The two year Sustainable Management Scheme, managed by Radnorshire Wildlife Trust and funded by the Welsh Government Rural Communities – Rural Development Programme 2014-2020 is working with local landowners to identify areas of rhos pasture habitat which could be better managed for wildlife, for people and for agriculture. Joining members of staff and Trustees from Radnorshire Wildlife Trust were representatives from the local farming community, Rhayader by Nature, CARAD, NFU Cymru, the Farming & Wildlife Advisory Group, Natural Resources for Wales, Elan Links, Three Parishes for the Common Good, and local councillors.
A walk out to the Willow Globe’s rhos pasture generated important discussion on the future of farming, managing land for public good and for the benefit of wildlife. The project will be carrying out several feasibility studies to better understand the potential ways in which rhos pasture can be sustainably managed. It is hoped that these studies along with the survey data from management techniques and ecological monitoring will help inform future farming policy and support systems, enabling this habitat to thrive for future generations.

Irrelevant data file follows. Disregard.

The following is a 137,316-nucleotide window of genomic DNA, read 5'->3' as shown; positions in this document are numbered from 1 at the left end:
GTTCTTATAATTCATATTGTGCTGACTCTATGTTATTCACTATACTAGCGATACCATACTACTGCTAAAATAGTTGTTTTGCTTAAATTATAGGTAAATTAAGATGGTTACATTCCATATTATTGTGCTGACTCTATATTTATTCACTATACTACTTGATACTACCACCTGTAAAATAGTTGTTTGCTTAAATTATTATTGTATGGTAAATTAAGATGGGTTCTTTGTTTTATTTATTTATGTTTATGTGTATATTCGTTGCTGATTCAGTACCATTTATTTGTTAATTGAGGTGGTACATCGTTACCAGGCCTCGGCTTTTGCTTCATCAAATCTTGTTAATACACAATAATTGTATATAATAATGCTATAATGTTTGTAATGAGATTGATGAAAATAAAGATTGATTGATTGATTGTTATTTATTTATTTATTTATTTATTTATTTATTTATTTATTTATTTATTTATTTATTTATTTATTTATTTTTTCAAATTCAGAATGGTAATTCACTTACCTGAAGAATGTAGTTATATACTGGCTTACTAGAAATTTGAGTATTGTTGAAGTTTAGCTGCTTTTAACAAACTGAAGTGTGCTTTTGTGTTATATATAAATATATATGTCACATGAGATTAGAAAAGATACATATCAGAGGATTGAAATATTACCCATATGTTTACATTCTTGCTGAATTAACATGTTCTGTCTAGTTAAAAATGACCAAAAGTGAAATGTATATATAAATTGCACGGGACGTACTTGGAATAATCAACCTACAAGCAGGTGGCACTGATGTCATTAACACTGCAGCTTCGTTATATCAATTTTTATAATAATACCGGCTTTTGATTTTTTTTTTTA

Alongside the land management element of the project there is also a strong focus on community arts and heritage. Jane Titley, local artist led a printmaking activity during the event, using the range of colours found within a rhos pasture habitat as inspiration.
Lucy Morton, the Rhos Pasture Restoration Project Manager, said “It was wonderful to gather farmers and landowners who have managed rhos for many years and learn from their experience. The future management of this agriculturally marginal but very important wildlife habitat was discussed, and the benefits it can bring to the local community.”